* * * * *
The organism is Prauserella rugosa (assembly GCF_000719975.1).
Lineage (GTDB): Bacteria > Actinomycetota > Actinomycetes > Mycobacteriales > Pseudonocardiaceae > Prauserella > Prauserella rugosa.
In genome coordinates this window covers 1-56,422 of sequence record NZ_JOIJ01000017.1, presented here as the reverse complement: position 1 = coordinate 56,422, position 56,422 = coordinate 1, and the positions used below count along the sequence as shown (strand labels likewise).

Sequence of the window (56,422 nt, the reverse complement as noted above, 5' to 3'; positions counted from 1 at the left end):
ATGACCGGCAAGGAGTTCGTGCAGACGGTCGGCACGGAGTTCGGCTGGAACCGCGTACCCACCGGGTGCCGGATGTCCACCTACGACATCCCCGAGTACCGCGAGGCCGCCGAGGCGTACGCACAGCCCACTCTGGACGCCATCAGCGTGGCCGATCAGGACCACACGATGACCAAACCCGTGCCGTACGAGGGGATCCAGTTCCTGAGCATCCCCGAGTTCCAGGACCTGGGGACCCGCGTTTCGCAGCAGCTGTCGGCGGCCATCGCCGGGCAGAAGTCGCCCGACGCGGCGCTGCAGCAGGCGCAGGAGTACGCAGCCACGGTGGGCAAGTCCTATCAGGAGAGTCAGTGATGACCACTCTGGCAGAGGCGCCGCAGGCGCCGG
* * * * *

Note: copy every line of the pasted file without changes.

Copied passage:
The organism is Prauserella rugosa (assembly GCF_000719975.1).
Lineage (GTDB): Bacteria > Actinomycetota > Actinomycetes > Mycobacteriales > Pseudonocardiaceae > Prauserella > Prauserella rugosa.
In genome coordinates this window covers 1-56,422 of sequence record NZ_JOIJ01000017.1, presented here as the reverse complement: position 1 = coordinate 56,422, position 56,422 = coordinate 1, and the positions used below count along the sequence as shown (strand labels likewise).

Sequence of the window (56,422 nt, the reverse complement as noted above, 5' to 3'; positions counted from 1 at the left end):
ATGACCGGCAAGGAGTTCGTGCAGACGGTCGGCACGGAGTTCGGCTGGAACCGCGTACCCACCGGGTGCCGGATGTCCACCTACGACATCCCCGAGTACCGCGAGGCCGCCGAGGCGTACGCACAGCCCACTCTGGACGCCATCAGCGTGGCCGATCAGGACCACACGATGACCAAACCCGTGCCGTACGAGGGGATCCAGTTCCTGAGCATCCCCGAGTTCCAGGACCTGGGGACCCGCGTTTCGCAGCAGCTGTCGGCGGCCATCGCCGGGCAGAAGTCGCCCGACGCGGCGCTGCAGCAGGCGCAGGAGTACGCAGCCACGGTGGGCAAGTCCTATCAGGAGAGTCAGTGATGACCACTCTGGCAGAGGCGCCGCAGGCGCCGG